On September 24, the Trump administration released a third version of the travel ban originally issued in January just weeks before the Supreme Court was set to hear oral arguments on the second iteration of this executive order. Although White House officials claim the new policy more narrowly targets national security, immigrant and diaspora communities from affected countries as well as various human rights organizations have criticized the ban for containing the same problems as its predecessors. Because the confusion, chaos, and condemnation that have consistently accompanied the travel ban have rendered it difficult to track its evolution, this article concisely addresses the firm opposition of STAND: The Student-Led Movement to End Mass Atrocities to the ban.
What is different about the most recent travel ban?
The first travel ban banned entry for ninety days by citizens from the Muslim-majority countries of Iran, Iraq, Libya, Somalia, Sudan, Syria, and Yemen and ended the refugee program for Syrians entirely. After this executive order was met with mass protests and struck down by multiple federal courts, including the Ninth Circuit Court of Appeals, the Trump administration issued a second ban, removing Iraq from the list, but otherwise maintaining the original ban. Although the second ban was initially ruled unconstitutional as well, the Supreme Court did allow parts of the ban to go into effect, specifically for foreign nations with no “bona fide relationship with any person or entity in the United States.” The third travel ban, however, is even more extensive than the previous versions. First, it targets more countries, eight in total. Iran, Libya, Somalia, Syria, and Yemen were listed in previous travel bans while Chad, North Korea, and Venezuela were added to this ban. Iraqi travelers face “additional scrutiny,” but are not banned outright. Unlike the first two bans, which temporarily banned entry, this new ban imposes indefinite restrictions. Moreover, this new order contains no exceptions for individuals with “bona fide relationships.”
Why is the travel ban an ineffective way to improve security for Americans?
The argument employed by the Trump administration to justify its travel ban is one of national security. Yet many counterterrorism experts argue that the ban actually is counterproductive to this objective. It weakens the ability of the United States to display global leadership and bolsters arguments made by terrorist groups that the United States is at war with Islam. Scott Cooper, the founder of Veterans for American Ideals at Human Rights First, notes that blocking refugees in particular will increase instability among allies in the Middle East and dissuade foreign nationals of the countries affected by the travel ban from assisting military operations conducted by the United States, thereby threatening the lives of American soldiers. Refugees are already heavily vetted by numerous intelligence agencies and national security officials are in widespread agreement that the procedure is sufficiently stringent.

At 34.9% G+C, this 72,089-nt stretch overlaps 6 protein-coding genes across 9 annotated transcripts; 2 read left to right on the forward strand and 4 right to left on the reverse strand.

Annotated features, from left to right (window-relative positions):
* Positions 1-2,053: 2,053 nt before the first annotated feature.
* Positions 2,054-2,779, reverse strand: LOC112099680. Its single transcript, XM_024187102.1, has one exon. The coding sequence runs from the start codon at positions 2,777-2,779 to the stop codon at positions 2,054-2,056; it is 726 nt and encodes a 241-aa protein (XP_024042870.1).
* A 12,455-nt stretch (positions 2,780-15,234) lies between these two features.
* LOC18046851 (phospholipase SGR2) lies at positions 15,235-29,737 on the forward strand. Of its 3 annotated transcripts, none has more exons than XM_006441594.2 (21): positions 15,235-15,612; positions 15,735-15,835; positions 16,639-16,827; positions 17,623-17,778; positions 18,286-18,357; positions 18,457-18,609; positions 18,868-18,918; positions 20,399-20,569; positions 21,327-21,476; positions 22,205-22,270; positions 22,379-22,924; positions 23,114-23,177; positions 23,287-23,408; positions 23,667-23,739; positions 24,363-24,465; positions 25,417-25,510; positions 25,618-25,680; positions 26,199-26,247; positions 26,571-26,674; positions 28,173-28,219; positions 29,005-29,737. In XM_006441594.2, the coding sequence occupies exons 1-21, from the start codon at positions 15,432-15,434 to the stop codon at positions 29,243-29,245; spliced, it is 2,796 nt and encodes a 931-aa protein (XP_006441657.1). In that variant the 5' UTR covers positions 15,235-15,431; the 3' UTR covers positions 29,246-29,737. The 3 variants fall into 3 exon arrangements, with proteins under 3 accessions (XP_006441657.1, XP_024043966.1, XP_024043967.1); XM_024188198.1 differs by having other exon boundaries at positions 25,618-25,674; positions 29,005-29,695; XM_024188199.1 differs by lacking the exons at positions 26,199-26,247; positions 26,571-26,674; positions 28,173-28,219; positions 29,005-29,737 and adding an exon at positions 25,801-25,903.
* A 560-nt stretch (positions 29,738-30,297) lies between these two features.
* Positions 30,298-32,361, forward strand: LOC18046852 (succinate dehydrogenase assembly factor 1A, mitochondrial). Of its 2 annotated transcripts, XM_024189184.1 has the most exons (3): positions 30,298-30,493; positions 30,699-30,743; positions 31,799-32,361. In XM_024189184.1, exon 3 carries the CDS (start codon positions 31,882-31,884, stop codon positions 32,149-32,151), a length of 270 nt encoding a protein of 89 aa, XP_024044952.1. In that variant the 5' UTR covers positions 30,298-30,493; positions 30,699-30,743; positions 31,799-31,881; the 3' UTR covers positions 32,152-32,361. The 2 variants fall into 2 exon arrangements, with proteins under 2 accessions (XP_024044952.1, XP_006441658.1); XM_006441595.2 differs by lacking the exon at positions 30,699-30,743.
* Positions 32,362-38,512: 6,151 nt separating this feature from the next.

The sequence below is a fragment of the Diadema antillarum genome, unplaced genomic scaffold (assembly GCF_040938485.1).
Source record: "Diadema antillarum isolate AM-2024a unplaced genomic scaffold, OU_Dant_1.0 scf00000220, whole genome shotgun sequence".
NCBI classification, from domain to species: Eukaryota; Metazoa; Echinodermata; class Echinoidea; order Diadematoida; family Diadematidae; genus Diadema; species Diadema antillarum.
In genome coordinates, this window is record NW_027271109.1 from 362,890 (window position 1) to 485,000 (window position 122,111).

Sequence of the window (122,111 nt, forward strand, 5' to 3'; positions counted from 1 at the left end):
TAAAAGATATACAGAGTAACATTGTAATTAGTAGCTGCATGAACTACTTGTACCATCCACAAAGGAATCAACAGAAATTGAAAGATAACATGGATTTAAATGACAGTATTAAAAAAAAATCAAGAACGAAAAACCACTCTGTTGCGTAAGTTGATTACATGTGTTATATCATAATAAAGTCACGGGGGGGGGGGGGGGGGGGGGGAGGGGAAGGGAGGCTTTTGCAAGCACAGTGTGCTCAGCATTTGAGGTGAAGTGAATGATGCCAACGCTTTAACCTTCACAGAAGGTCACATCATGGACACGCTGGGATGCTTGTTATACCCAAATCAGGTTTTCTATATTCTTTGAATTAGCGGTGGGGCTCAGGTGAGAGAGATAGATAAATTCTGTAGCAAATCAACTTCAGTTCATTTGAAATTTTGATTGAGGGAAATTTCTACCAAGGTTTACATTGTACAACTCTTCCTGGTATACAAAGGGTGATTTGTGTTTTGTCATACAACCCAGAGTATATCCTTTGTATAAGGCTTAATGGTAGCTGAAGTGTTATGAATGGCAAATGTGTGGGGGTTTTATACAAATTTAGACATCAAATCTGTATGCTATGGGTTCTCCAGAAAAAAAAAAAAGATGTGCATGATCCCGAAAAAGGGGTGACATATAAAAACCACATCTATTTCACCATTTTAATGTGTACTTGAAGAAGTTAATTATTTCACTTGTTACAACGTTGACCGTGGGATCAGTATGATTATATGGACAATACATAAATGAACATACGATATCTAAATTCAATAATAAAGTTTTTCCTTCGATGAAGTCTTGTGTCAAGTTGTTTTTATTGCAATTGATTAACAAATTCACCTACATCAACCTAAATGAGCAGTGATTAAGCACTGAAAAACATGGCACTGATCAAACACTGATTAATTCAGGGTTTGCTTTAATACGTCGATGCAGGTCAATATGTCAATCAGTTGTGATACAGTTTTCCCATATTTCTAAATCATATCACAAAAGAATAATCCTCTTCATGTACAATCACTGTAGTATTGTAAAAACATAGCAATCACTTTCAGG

What are the harms of the travel ban?
Given the violence and mass atrocities occurring around the world, it is quite concerning that the travel ban—as well as the extremely low refugee quota recently set by the Trump administration—will make it more difficult for refugees to flee from oppression and violence. If the United States wishes to claim that it upholds humanitarian ideals, it should not make it more difficult for the most vulnerable people in the world to seek safety and freedom.
What is the future of the travel ban?
The American Civil Liberties Union (ACLU) recently announced that it would seek an injunction on this travel ban and challenge it in federal court. Anthony Romero, the executive director of the ACLU, released a statement contending that “the newest travel ban is still a Muslim ban at its core, and certainly engages in discrimination based on national origin.” Avideh Moussavian, a senior policy attorney at the National Immigration Law Center, claimed the latest travel ban was simply a new coat of paint and that it would not “repair a house with dangerous structural problems.” As such, the legal battles surrounding the travel ban are almost certainly set to continue. Yet it is important not to simply sit by and wait on the courts. Call your representatives and urge them to publicly oppose the ban, support legal organizations who strive to protect rights such as religious liberty, and donate money to groups who seek to help refugees. Only by standing together can we ensure that this travel ban is quickly abolished.
Featured photo by REUTERS/Shannon Stapleton.
Justin Cole is the Policy Coordinator for STAND: The Student-Led Movement to End Mass Atrocities, and a senior at the University of North Carolina at Chapel Hill where he is currently earning his degree in economics and peace, war, and defense.